Early detection of AN and discontinuation of analgesic use stabilizes or improves renal function and occasionally reverses renal functional impairment, however, diagnosis is usually delayed because of the subtle presentation of AN. Continuous use of analgesic, need for renal replacement therapy, patients aged above 60 years and presence of other analgesic-related complications like urothelial malignancy are poor prognostic indicators in AN. [10],[11],[14] Though our patient was younger than 60 years and had no other detectable analgesic-related complication, he presented late in ESRD and was still using analgesic at presentation.

Analgesic nephropathy contributes significantly to the burden of chronic kidney disease. There is a need to prevent or ameliorate the morbidity of AN through the following.

  • Combinations of analgesics should be restricted and at-risk patients appropriately educated on the proper use of analgesic.
  • Avoid further intake of analgesic.
  • Avoid dehydration by ensuring that the patient takes over 2000 ml of fluid unless the patient is fluid-overloaded.
  • Control hypertension.
  • Treat infection.
  • Maintain fluid and electrolyte balance.
  • Correct anemia. Commence renal replacement therapy when it is indicated as in our patient.

   References Top

1.Drukker W, Schwarz A, Vauher-wehem JL. Analgesic Nephropathy: An under estimated cause of end stage renal disease. Int Artif Organs 1986;9:216-43.  Back to cited text no. 1
2.Klag MJ, Wheton PK, Reoneger TV. Analgesic and chronic renal disease. Curr Opinion Nephrol Hypertens 1996;5:236-41.  Back to cited text no. 2
3.Ojo OS, Akinsola AA, Nwosu SO, Odesanmi WO. The pathological basis of chronic renal failure in Nigerians. An autopsy report. Trop Geogr Med 1992;44:42-6.  Back to cited text no. 3
4.Elseeviers MM, DeBroe ME. Analgesic nephropathy in Belgium is related to the sales of particular analgesic mixtures. Nephrol Dial Transplant 1994;9:41-6.  Back to cited text no. 4
5.Elseeviers MM, Bosteels V, Cambier P, De Paepe M, Godon JP, Lins R, et al. Diagnostic Criteria of analgesi nephrotoxicity in patients with end stage renal failure, results in Belgian study. Nephrol Dial Transplant 1992;7:479-86.  Back to cited text no. 5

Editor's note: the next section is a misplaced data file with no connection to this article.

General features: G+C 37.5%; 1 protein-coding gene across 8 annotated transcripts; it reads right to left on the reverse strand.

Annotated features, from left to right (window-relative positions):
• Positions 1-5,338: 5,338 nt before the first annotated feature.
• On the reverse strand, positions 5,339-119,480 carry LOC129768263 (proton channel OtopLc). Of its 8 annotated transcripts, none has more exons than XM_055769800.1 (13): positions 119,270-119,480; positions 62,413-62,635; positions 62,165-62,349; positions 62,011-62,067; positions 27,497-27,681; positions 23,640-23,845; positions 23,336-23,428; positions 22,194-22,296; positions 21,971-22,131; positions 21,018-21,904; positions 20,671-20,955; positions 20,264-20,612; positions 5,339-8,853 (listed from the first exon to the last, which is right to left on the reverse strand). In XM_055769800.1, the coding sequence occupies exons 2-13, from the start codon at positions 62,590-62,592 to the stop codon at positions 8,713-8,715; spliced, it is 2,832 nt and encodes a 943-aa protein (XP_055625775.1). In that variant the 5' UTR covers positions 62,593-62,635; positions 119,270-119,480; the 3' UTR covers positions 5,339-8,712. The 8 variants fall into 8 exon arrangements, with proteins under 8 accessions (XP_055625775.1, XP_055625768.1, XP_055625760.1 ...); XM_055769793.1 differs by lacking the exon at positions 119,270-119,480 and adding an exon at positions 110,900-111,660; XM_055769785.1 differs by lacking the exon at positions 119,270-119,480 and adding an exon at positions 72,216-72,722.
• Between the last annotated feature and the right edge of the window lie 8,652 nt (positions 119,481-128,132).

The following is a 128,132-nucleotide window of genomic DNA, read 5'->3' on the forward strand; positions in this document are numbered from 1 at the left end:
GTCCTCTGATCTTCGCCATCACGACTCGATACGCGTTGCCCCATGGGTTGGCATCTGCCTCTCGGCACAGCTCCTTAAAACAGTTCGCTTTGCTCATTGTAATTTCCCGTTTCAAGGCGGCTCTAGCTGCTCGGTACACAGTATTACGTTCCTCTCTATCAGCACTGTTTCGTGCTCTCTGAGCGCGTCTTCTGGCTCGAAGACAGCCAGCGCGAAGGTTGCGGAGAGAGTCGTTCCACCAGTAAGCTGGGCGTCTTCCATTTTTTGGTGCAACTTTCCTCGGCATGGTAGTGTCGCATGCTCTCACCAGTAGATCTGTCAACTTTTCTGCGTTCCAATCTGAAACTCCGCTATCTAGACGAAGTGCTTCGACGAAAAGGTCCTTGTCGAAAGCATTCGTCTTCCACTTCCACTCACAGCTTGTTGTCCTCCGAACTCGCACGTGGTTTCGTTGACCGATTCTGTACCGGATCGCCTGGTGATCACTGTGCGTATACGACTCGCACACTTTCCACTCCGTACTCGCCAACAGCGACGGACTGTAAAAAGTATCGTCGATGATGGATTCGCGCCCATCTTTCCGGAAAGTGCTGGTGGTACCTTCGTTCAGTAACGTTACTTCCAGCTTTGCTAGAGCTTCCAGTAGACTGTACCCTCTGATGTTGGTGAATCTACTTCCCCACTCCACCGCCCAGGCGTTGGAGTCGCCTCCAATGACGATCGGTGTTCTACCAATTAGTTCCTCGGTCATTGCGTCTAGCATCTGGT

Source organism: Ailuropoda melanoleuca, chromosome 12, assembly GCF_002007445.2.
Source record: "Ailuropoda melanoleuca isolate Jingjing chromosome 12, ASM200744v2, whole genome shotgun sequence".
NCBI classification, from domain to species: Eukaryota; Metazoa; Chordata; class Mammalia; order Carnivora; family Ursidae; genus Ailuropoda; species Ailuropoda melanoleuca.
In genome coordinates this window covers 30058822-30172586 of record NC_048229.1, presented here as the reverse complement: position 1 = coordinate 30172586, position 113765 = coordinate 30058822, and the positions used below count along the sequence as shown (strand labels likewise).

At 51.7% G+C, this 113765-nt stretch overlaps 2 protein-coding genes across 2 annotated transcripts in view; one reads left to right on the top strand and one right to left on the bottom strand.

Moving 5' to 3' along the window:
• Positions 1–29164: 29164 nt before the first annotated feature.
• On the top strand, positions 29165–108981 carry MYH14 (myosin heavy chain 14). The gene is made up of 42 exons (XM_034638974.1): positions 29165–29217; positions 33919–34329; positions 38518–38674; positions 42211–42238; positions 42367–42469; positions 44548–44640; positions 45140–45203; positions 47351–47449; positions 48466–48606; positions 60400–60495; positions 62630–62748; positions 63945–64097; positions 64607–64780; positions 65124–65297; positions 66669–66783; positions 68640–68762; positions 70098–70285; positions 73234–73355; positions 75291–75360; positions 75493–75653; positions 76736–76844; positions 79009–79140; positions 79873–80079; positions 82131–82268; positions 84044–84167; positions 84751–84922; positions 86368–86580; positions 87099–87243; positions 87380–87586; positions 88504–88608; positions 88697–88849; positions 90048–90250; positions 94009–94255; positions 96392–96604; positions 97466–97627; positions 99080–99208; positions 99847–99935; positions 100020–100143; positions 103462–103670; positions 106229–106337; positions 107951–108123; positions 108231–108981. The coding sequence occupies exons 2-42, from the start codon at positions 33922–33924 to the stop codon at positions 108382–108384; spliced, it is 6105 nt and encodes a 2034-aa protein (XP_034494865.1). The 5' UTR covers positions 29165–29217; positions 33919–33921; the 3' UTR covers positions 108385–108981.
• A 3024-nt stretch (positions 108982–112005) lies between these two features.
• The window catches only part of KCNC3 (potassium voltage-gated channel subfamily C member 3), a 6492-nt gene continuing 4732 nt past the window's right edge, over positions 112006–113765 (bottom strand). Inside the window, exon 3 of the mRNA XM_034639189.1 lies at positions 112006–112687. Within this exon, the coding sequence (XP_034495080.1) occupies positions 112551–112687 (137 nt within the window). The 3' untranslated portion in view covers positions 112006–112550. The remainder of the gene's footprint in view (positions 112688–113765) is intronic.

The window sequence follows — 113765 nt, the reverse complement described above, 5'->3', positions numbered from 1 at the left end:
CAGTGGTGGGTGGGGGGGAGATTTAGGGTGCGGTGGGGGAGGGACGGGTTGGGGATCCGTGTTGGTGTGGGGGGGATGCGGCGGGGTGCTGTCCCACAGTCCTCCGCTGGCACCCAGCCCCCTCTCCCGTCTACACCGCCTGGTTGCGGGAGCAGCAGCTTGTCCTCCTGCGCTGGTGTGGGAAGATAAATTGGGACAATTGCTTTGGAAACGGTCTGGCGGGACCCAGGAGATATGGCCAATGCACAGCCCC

6.Perneger TV, Welton PK, Klag MJ. Risk of kidney failure associated with use of acetaminophen, aspirin, and non steroidal anti inflammatory drugs. N Engl J Med 1994;331:1675-9.  Back to cited text no. 6
7.DeBroe ME, Elseeviers MM. Compound analgesic mixtures. N Engl J Med 1998;338:446-52.  Back to cited text no. 7
8.Pommer W, Bronder E, Greiser E, Helmert U, Jesdinsky HJ, Klimpel A, et al. Regular analgesic intake and the risk of end - stage renal failure. Am J Nephrol 1989;9:403-12.  Back to cited text no. 8
9.Pinter I, Martyns J, Czégány Z, Harsányi J, Homoki M, Kassai M, et al. Analgesic nephropathy in Hungary: The HANS study. Nephrol Dial Transplant 2004;19:840-3.  Back to cited text no. 9
10.Gamber SL, Mirochunk Y, Anuda JA, Dunea G. Evolution of experimentally induced papillary necrosis to focal segmental glomerulosclerosis and nephrotic proteinuria. Am J Kidney Dis 1999;33:1033-9.  Back to cited text no. 10
11.Murray TG, Goldberg M. Analgesic associated nephropathy in the USA. Epidemiologic, clinical and pathogenetic features. Kidney Int 1978;13:64-71.  Back to cited text no. 11
12.Kincaid-Smith P, Nanra RS. Chronic effects of analgesics on the kidney. Prog biochem pharmacol 1972:7:285 - 323.  Back to cited text no. 12
13.Nanra RS, Stuart-Taylor JM, de Leon AH, White KH. Analgesic nephropathy: Etiology, clinical syndrome, and clinicopathologic correlation in Australia. Kidney Int 1978;13:79-92.  Back to cited text no. 13
14.Gault MH, Wilson DR. Analgesic nephropathy in Canada: Clinical syndrome, management, and outcome. Kidney Int 1978;13:58-63.  Back to cited text no. 14